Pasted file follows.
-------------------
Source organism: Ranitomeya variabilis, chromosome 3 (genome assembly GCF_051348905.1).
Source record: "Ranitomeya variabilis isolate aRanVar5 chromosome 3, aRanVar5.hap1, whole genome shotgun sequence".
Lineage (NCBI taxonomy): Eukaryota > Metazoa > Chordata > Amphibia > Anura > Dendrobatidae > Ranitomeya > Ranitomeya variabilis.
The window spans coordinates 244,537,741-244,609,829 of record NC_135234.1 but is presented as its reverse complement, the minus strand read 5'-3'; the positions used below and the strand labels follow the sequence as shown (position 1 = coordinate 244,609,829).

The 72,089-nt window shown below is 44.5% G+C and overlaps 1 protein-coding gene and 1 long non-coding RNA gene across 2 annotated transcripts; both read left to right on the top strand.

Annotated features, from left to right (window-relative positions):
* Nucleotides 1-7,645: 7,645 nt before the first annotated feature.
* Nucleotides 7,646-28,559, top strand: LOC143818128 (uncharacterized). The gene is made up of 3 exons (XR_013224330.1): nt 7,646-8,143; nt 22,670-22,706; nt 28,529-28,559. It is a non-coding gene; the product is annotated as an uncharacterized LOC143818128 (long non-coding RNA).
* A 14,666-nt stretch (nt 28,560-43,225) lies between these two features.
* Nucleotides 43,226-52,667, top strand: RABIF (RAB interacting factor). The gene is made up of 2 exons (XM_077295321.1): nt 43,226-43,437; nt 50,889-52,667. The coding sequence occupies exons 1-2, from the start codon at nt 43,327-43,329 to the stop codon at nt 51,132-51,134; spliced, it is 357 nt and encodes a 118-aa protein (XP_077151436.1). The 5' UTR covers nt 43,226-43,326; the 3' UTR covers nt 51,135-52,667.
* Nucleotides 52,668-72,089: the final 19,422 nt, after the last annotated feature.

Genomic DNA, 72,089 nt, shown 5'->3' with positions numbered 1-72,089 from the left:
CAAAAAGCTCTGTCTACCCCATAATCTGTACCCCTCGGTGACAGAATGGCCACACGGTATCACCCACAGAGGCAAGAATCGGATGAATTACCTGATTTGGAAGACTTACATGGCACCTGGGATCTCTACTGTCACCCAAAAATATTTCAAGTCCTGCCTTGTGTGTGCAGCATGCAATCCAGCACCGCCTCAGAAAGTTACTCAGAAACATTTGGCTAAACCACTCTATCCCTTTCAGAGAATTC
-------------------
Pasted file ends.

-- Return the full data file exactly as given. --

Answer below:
Source organism: Ranitomeya variabilis, chromosome 3 (genome assembly GCF_051348905.1).
Source record: "Ranitomeya variabilis isolate aRanVar5 chromosome 3, aRanVar5.hap1, whole genome shotgun sequence".
Lineage (NCBI taxonomy): Eukaryota > Metazoa > Chordata > Amphibia > Anura > Dendrobatidae > Ranitomeya > Ranitomeya variabilis.
The window spans coordinates 244,537,741-244,609,829 of record NC_135234.1 but is presented as its reverse complement, the minus strand read 5'-3'; the positions used below and the strand labels follow the sequence as shown (position 1 = coordinate 244,609,829).

The 72,089-nt window shown below is 44.5% G+C and overlaps 1 protein-coding gene and 1 long non-coding RNA gene across 2 annotated transcripts; both read left to right on the top strand.

Annotated features, from left to right (window-relative positions):
* Nucleotides 1-7,645: 7,645 nt before the first annotated feature.
* Nucleotides 7,646-28,559, top strand: LOC143818128 (uncharacterized). The gene is made up of 3 exons (XR_013224330.1): nt 7,646-8,143; nt 22,670-22,706; nt 28,529-28,559. It is a non-coding gene; the product is annotated as an uncharacterized LOC143818128 (long non-coding RNA).
* A 14,666-nt stretch (nt 28,560-43,225) lies between these two features.
* Nucleotides 43,226-52,667, top strand: RABIF (RAB interacting factor). The gene is made up of 2 exons (XM_077295321.1): nt 43,226-43,437; nt 50,889-52,667. The coding sequence occupies exons 1-2, from the start codon at nt 43,327-43,329 to the stop codon at nt 51,132-51,134; spliced, it is 357 nt and encodes a 118-aa protein (XP_077151436.1). The 5' UTR covers nt 43,226-43,326; the 3' UTR covers nt 51,135-52,667.
* Nucleotides 52,668-72,089: the final 19,422 nt, after the last annotated feature.

Genomic DNA, 72,089 nt, shown 5'->3' with positions numbered 1-72,089 from the left:
CAAAAAGCTCTGTCTACCCCATAATCTGTACCCCTCGGTGACAGAATGGCCACACGGTATCACCCACAGAGGCAAGAATCGGATGAATTACCTGATTTGGAAGACTTACATGGCACCTGGGATCTCTACTGTCACCCAAAAATATTTCAAGTCCTGCCTTGTGTGTGCAGCATGCAATCCAGCACCGCCTCAGAAAGTTACTCAGAAACATTTGGCTAAACCACTCTATCCCTTTCAGAGAATTC